Purchase Price (1932)

 “I’ve kept myself fairly respectable through it all.”

the purchase pricePurchase Price is a delightful, fresh and funny film starring a young Barbara Stanwyck as “naughty nightclub” singer Joan Gordon. When the film begins, she’s hoping to leave her singing career behind and marry the son of the wealthy Leslie family, but that romance ends when a private detective reveals Joan’s liaison with racketeer Eddie Fields (Lyle Talbot). Eddie is only too happy to see Joan back in circulation again, but Joan impulsively takes a train to Montreal and works at a nightclub there under the assumed name Francine La Rue. With Eddie on her tracks, Joan decides to switch places with a maid who’s just arranged a mail-order marriage to a wheat farmer. On the way to the farm, Joan sits with other mail-order brides who brag about the various amenities their bridegrooms have, and the expression on Joan’s face is priceless as the other brides brag about plumbing and radios. But at this point, Joan has gone too far to back out, and she arrives in a desolate, dusty little town.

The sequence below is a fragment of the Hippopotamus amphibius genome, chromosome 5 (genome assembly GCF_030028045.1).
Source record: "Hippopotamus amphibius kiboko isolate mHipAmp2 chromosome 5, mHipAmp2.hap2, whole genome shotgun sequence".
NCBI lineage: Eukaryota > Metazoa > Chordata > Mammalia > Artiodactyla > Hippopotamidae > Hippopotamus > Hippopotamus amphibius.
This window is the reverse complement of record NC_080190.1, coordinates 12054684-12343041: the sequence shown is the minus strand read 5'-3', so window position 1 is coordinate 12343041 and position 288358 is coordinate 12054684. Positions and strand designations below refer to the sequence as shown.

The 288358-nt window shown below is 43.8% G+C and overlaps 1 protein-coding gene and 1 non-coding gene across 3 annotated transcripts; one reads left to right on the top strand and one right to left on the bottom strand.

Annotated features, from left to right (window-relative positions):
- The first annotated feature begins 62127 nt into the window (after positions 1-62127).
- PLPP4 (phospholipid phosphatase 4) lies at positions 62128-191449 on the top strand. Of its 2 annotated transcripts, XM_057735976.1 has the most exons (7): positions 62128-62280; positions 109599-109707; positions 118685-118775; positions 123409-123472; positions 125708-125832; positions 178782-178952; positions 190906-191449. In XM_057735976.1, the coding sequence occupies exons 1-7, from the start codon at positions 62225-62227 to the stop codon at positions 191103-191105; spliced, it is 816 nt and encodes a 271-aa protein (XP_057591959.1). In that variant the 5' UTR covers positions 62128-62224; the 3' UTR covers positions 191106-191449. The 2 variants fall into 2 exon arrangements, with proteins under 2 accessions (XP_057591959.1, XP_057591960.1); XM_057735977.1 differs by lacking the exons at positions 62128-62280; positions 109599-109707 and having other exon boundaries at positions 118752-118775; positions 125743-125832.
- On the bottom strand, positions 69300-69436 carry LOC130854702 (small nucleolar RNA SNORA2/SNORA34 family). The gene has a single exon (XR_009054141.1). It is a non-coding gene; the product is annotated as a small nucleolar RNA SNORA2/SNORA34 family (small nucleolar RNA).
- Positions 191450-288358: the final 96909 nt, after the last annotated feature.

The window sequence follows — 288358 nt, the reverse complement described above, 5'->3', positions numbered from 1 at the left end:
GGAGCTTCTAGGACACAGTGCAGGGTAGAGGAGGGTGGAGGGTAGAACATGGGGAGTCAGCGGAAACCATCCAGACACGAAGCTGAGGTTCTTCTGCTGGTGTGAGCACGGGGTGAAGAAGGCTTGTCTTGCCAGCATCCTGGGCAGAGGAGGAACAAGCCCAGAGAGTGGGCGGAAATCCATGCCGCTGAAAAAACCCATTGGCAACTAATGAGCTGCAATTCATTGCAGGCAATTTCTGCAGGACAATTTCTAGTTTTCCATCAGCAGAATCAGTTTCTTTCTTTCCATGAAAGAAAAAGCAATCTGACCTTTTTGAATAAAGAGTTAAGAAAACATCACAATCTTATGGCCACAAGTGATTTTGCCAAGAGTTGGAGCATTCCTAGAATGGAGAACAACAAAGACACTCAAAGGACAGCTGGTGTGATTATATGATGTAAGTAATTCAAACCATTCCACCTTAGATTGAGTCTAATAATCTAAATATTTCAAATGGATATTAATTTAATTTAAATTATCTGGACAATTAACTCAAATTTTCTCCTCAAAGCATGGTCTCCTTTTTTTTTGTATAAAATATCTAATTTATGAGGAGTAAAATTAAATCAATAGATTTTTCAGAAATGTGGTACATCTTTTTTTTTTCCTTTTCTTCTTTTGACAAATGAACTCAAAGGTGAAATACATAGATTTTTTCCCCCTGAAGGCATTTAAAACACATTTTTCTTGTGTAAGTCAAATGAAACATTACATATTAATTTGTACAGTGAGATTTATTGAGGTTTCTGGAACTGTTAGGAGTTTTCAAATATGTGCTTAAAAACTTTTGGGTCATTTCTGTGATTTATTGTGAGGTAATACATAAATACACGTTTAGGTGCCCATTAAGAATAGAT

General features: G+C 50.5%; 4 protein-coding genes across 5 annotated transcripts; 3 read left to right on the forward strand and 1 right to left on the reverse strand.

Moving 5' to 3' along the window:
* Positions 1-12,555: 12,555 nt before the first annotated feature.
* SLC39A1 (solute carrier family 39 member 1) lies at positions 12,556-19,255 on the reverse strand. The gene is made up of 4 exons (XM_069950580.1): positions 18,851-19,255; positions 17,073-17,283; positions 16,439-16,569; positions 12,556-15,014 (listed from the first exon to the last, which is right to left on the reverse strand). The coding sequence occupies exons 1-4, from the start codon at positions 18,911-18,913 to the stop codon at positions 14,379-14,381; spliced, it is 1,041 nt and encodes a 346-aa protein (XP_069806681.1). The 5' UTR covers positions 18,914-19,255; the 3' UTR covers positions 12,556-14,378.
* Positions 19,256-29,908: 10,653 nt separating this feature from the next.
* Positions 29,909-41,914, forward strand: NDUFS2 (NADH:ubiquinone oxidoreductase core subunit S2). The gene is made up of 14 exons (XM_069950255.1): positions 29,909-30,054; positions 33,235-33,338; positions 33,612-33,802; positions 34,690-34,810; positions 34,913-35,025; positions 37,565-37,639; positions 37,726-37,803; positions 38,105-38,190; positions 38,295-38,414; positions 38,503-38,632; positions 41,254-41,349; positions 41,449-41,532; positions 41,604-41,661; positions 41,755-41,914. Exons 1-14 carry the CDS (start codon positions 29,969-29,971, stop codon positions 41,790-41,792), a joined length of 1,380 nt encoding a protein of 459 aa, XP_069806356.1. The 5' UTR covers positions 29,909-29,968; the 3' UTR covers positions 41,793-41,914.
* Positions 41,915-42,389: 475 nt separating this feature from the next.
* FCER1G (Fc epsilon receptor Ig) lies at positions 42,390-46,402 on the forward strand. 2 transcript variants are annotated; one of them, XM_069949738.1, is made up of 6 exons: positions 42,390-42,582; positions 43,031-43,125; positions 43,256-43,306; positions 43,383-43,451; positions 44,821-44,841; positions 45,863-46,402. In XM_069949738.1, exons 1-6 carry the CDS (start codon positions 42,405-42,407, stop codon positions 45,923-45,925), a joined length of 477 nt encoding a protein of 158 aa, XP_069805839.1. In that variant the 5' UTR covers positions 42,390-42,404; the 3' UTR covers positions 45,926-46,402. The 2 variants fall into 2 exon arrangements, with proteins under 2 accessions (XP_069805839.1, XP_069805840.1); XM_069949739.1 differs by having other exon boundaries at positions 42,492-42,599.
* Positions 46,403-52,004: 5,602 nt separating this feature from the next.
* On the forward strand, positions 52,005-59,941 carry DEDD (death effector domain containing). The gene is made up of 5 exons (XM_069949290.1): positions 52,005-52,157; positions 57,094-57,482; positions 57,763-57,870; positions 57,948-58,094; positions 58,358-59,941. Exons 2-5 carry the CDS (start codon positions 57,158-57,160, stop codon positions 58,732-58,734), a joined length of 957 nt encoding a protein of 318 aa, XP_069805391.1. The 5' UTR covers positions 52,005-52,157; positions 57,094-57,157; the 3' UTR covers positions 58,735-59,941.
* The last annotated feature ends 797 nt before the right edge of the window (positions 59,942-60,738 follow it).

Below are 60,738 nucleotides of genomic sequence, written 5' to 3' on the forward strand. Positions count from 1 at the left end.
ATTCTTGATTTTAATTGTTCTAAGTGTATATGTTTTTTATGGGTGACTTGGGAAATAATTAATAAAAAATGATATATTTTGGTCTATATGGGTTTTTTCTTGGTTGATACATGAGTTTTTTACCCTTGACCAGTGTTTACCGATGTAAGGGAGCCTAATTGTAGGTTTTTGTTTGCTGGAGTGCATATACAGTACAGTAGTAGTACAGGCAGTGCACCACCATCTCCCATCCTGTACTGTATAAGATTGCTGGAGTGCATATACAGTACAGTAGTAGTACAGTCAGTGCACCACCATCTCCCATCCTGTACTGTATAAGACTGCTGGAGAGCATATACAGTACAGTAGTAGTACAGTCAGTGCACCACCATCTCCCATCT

Laconic, sniffing wheat farmer Jim Gilson (George Brent) marries Joan, and they begin their bumpy married life together. There are some great scenes when the neighbours arrive for the traditional, bizarre “shivelry” ceremony–an evening of uninhibited, raucous, drunken rioting. The rest of the film juxtaposes their rocky romance against the financial troubles of the farm.

This is a great role for Stanwyck–her strong character possesses a wonderful sense of wry humour–often directed at her own decisions, and her reactions to the behaviour and bizarre customs of the locals are priceless. When the film begins, she has the world-weary, savvy-edge of the experienced nightclub singer who has heard ever pick-up line in the book. She’s tired of it all, and she wants a change, and that’s exactly what she gets when she decides to be a mail-order bride. There’s a slight issue with believability (Joan’s marriage to a complete stranger)–but the film is so funny, Joan’s decision to launch herself into an unknown fate with a farmer is acceptable. Directed by William Wellman, the film’s conclusion was rather abrupt, but Stanwyck fans will love every minute of this lighthearted, perfectly paced comedy.


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Filed under Barbara Stanwyck, Comedy

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